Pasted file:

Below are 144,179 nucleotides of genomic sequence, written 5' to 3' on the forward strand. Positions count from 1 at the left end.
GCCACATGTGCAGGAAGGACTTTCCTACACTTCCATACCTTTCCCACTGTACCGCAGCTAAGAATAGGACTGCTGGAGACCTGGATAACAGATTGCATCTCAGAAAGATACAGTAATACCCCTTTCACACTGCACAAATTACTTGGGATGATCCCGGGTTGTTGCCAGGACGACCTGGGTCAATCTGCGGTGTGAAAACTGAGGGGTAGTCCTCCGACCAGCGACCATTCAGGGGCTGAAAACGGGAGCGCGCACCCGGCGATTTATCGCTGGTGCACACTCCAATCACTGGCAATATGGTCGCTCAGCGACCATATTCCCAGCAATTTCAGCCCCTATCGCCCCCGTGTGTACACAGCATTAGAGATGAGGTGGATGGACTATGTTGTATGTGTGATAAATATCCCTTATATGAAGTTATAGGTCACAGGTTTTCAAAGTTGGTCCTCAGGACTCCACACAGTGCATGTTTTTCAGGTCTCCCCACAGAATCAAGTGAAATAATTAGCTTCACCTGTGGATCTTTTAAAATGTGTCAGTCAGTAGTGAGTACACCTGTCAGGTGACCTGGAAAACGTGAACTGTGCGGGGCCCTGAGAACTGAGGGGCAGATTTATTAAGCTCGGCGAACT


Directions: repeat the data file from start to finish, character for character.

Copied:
Below are 144,179 nucleotides of genomic sequence, written 5' to 3' on the forward strand. Positions count from 1 at the left end.
GCCACATGTGCAGGAAGGACTTTCCTACACTTCCATACCTTTCCCACTGTACCGCAGCTAAGAATAGGACTGCTGGAGACCTGGATAACAGATTGCATCTCAGAAAGATACAGTAATACCCCTTTCACACTGCACAAATTACTTGGGATGATCCCGGGTTGTTGCCAGGACGACCTGGGTCAATCTGCGGTGTGAAAACTGAGGGGTAGTCCTCCGACCAGCGACCATTCAGGGGCTGAAAACGGGAGCGCGCACCCGGCGATTTATCGCTGGTGCACACTCCAATCACTGGCAATATGGTCGCTCAGCGACCATATTCCCAGCAATTTCAGCCCCTATCGCCCCCGTGTGTACACAGCATTAGAGATGAGGTGGATGGACTATGTTGTATGTGTGATAAATATCCCTTATATGAAGTTATAGGTCACAGGTTTTCAAAGTTGGTCCTCAGGACTCCACACAGTGCATGTTTTTCAGGTCTCCCCACAGAATCAAGTGAAATAATTAGCTTCACCTGTGGATCTTTTAAAATGTGTCAGTCAGTAGTGAGTACACCTGTCAGGTGACCTGGAAAACGTGAACTGTGCGGGGCCCTGAGAACTGAGGGGCAGATTTATTAAGCTCGGCGAACT